In 30-plus years of working with couples and listening to why they have decided to divorce, the reasons include things you would expect to hear such as infidelity, lack of commitment, financial issues, too much conflict, the stress of caring for children with special needs, the impact of the death of a child, substance abuse and physical abuse.*
Reasons that might catch you off guard are health issues. Sometimes the spouse is too overwhelmed by the health issues of their partner. In other situations, the couple is still very much in love, but the medical bills are draining their life savings. Divorcing makes it possible for them to manage the financial burden. In-laws without boundaries is another reason couples cite for making the decision to divorce.
Many couples say they just can’t keep living like they have been living and they have done all they know to do. Statistics indicate that only 30% of divorces are due to affairs, addiction or abuse. In 70% of divorces, couples cite disconnectedness even though they love but are not “in love” with their spouse anymore.
If you find yourself considering divorce, there are some important things for you to think about. Even though you have tried everything you know and nothing has worked to change your relationship, that doesn’t mean you have tried everything. Marriage intensives, one-day experiences specifically designed for couples experiencing distress, and phone coaching are all available and have excellent success rates.
After trying everything they knew to try and change their relationship, one couple went to tell their pastor they were calling it quits, but he asked them if they would be willing to try just one more thing: a one-day class specifically for couples in distress. They reluctantly agreed, but as a result, they tore up their divorce papers and haven’t looked back. They are now empty-nesters and their marriage is thriving. What they know now is they needed information, tools and a different perspective on how to get out of the ditch they were in. They have no regrets.
Keep in mind that just because someone has “marriage and family therapist” or “counselor” behind their name does not mean they are for your marriage. Most marital therapists are specifically trained to be nondirective or neutral. The following suggestions can help you choose a counselor whose goal is to keep your marriage intact, if possible:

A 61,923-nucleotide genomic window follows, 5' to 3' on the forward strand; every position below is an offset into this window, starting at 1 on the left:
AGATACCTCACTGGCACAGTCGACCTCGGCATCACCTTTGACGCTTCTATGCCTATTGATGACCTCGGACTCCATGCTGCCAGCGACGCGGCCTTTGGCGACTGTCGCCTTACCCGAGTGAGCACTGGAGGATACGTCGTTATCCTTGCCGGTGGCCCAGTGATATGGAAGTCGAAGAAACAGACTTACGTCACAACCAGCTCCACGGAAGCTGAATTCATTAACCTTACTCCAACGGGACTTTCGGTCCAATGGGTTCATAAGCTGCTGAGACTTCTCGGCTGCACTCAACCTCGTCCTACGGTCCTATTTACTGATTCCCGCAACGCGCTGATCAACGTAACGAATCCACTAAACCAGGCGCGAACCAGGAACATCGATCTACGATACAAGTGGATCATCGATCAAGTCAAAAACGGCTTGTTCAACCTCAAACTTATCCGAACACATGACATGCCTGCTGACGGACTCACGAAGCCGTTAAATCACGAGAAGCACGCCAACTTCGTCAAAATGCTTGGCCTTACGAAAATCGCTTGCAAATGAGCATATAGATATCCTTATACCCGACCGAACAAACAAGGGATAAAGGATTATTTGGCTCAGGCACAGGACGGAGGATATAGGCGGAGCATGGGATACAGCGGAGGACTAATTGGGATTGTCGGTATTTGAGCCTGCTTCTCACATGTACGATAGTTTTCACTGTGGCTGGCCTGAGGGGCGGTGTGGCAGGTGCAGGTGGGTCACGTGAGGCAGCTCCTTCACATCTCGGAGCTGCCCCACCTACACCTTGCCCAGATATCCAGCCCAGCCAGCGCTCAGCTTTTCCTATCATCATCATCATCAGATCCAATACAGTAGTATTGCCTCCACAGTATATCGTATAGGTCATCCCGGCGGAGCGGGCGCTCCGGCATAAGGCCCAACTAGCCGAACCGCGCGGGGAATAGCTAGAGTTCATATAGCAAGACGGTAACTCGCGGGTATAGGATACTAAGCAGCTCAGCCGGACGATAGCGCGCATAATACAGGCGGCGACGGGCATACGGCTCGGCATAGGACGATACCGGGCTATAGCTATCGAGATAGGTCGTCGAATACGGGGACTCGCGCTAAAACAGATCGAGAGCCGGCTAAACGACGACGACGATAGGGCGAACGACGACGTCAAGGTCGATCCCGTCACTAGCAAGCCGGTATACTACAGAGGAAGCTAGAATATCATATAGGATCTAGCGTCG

- Before setting up the first appointment, ask certain questions to make sure the counselor will help you accomplish your goals of making the marriage mutually fulfilling.
- Ask to schedule a 10-15 minute phone interview. If the counselor is unwilling to have an initial phone conversation, eliminate that counselor from consideration.
- During the interview, ask:
- What is your goal for our marriage? (Answer: To help you both achieve marital fulfillment, and save your marriage).
- What are your credentials and years of experience in marriage counseling? (Answer: a graduate degree in mental health (Master’s or Doctorate in Psychology or Social Work, with clinical supervision in marriage counseling).
- Briefly explain your problem, then ask if they have experience helping couples overcome that problem, and ask for their success rate in dealing with your particular issue. (Answer: Experience helping couples overcome that particular problem with more than 75% success).
After both spouses speak to a few potential counselors, choose the one you both feel most comfortable with and set up your first appointment.
Every marriage goes through challenging seasons. If you are unhappy in your marriage, you might want to pay attention to who you are spending time around and exercise caution in who you allow to speak into your marriage. People can be sincere in what they say, but sincerely wrong in the advice they give. Hanging out with people who are recently divorced, dissatisfied in their marriage or unhappy with life in general can place you at higher risk for becoming more dissatisfied and ultimately lead you to believe divorce is your only/best option when it really isn’t.
*If abuse is an issue in your marriage, call the National Domestic Violence Hotline at 800-799-7233 or visit thehotline.org.
This article was originally published in the Chattanooga Times Free Press on October 25, 2019.
***If you or someone you know is in an abusive relationship, contact the National Hotline for Domestic Abuse. At this link, you can access a private chat with someone who can help you 24/7. If you fear your computer or device is being monitored, call the hotline 24/7 at: 1−800−799−7233. For a clear understanding of what defines an abusive relationship, click here.***
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